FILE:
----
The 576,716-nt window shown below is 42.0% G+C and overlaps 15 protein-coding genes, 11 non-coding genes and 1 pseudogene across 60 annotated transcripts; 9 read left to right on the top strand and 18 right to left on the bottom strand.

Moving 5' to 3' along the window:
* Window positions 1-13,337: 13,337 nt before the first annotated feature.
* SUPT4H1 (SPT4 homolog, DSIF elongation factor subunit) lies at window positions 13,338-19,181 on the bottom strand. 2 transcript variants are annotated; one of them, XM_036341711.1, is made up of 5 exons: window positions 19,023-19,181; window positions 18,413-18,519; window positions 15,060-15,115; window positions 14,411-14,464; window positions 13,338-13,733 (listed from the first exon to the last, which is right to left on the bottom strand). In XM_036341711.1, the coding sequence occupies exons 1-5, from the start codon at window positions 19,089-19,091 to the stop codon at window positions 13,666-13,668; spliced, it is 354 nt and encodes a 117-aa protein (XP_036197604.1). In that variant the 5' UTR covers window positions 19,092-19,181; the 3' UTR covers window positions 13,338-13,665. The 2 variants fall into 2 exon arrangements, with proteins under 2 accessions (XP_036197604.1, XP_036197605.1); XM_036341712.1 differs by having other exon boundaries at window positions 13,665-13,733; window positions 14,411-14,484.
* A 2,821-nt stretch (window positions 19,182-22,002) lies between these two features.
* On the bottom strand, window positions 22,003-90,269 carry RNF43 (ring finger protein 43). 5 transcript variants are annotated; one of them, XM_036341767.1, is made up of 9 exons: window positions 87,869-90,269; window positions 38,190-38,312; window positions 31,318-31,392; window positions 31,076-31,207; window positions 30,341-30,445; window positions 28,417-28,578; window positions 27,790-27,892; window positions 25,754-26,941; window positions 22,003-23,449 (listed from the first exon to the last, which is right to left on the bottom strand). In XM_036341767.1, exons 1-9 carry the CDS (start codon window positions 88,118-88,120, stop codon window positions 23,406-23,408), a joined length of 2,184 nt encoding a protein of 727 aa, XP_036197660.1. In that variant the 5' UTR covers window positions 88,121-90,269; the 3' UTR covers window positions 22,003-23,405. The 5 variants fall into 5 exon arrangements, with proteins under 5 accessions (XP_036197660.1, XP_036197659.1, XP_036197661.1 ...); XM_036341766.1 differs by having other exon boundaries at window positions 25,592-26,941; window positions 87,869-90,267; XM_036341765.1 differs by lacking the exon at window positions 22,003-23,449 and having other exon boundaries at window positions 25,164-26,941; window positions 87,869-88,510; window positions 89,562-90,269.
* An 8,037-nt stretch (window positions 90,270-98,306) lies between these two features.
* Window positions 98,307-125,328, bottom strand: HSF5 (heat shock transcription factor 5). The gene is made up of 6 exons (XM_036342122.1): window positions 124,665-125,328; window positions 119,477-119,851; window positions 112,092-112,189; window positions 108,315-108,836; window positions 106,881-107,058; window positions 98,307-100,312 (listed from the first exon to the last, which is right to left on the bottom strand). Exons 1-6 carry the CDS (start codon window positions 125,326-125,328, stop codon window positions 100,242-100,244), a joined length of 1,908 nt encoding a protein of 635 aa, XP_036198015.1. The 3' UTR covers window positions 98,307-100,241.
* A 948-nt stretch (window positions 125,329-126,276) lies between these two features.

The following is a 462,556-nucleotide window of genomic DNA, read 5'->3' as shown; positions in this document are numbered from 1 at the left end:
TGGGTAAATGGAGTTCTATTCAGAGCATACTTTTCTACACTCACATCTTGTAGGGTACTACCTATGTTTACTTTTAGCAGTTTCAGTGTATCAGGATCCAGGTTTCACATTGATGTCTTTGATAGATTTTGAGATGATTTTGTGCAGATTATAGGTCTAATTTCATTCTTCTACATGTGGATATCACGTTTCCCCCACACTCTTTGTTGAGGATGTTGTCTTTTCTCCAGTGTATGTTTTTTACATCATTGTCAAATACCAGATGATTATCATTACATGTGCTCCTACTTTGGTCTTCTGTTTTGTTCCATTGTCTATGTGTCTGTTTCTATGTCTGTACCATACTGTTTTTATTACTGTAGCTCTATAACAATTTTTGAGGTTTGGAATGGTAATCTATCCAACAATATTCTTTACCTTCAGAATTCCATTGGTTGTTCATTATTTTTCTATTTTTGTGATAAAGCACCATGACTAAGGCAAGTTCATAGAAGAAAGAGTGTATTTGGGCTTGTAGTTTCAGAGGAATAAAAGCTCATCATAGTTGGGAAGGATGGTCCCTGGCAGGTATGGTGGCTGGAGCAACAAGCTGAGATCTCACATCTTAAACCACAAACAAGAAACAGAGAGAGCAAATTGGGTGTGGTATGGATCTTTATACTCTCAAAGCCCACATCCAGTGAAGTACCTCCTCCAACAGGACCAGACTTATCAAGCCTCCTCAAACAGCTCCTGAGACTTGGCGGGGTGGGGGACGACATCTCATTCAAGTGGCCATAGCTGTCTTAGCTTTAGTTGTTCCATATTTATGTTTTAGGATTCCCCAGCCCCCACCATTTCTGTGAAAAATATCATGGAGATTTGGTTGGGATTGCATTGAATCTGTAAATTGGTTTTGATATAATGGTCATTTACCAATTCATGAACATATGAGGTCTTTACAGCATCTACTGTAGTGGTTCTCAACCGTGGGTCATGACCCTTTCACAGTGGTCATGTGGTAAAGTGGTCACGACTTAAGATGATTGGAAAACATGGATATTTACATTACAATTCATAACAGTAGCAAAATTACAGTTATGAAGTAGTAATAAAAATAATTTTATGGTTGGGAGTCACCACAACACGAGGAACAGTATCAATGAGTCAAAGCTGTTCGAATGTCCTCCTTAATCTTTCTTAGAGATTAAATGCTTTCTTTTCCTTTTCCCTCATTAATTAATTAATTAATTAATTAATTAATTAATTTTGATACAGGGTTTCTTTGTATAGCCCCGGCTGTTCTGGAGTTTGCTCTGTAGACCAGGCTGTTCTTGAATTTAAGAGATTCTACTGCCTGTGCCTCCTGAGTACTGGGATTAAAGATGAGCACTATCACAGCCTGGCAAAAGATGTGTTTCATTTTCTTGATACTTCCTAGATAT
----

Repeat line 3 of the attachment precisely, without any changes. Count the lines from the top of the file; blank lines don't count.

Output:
* Window positions 1-13,337: 13,337 nt before the first annotated feature.